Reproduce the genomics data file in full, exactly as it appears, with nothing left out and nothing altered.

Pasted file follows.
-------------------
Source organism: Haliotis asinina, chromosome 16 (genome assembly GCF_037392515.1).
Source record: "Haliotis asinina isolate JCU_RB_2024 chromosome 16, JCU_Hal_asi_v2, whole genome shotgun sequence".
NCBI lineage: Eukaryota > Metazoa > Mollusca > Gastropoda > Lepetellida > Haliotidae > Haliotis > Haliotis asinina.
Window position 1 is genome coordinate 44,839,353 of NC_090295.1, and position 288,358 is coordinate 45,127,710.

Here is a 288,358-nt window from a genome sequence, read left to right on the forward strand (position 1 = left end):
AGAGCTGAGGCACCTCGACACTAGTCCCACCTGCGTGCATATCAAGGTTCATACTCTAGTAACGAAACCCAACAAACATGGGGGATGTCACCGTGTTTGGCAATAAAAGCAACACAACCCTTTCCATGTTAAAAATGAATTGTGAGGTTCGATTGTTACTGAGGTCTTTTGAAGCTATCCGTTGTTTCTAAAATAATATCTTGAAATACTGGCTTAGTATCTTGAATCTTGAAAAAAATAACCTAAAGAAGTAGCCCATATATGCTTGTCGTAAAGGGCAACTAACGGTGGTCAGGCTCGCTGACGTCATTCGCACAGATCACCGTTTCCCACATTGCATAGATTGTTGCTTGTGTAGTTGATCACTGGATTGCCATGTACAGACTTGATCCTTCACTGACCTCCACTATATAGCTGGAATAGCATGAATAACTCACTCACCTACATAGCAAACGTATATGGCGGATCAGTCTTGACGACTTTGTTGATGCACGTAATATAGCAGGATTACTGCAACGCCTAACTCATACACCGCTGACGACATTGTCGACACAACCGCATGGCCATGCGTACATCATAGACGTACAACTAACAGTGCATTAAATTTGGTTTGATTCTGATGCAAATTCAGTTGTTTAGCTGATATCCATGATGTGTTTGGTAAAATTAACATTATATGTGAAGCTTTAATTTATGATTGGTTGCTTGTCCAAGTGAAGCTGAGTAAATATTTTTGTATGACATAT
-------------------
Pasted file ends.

Source organism: Haliotis asinina, chromosome 16 (genome assembly GCF_037392515.1).
Source record: "Haliotis asinina isolate JCU_RB_2024 chromosome 16, JCU_Hal_asi_v2, whole genome shotgun sequence".
NCBI lineage: Eukaryota > Metazoa > Mollusca > Gastropoda > Lepetellida > Haliotidae > Haliotis > Haliotis asinina.
Window position 1 is genome coordinate 44,839,353 of NC_090295.1, and position 288,358 is coordinate 45,127,710.

Here is a 288,358-nt window from a genome sequence, read left to right on the forward strand (position 1 = left end):
AGAGCTGAGGCACCTCGACACTAGTCCCACCTGCGTGCATATCAAGGTTCATACTCTAGTAACGAAACCCAACAAACATGGGGGATGTCACCGTGTTTGGCAATAAAAGCAACACAACCCTTTCCATGTTAAAAATGAATTGTGAGGTTCGATTGTTACTGAGGTCTTTTGAAGCTATCCGTTGTTTCTAAAATAATATCTTGAAATACTGGCTTAGTATCTTGAATCTTGAAAAAAATAACCTAAAGAAGTAGCCCATATATGCTTGTCGTAAAGGGCAACTAACGGTGGTCAGGCTCGCTGACGTCATTCGCACAGATCACCGTTTCCCACATTGCATAGATTGTTGCTTGTGTAGTTGATCACTGGATTGCCATGTACAGACTTGATCCTTCACTGACCTCCACTATATAGCTGGAATAGCATGAATAACTCACTCACCTACATAGCAAACGTATATGGCGGATCAGTCTTGACGACTTTGTTGATGCACGTAATATAGCAGGATTACTGCAACGCCTAACTCATACACCGCTGACGACATTGTCGACACAACCGCATGGCCATGCGTACATCATAGACGTACAACTAACAGTGCATTAAATTTGGTTTGATTCTGATGCAAATTCAGTTGTTTAGCTGATATCCATGATGTGTTTGGTAAAATTAACATTATATGTGAAGCTTTAATTTATGATTGGTTGCTTGTCCAAGTGAAGCTGAGTAAATATTTTTGTATGACATAT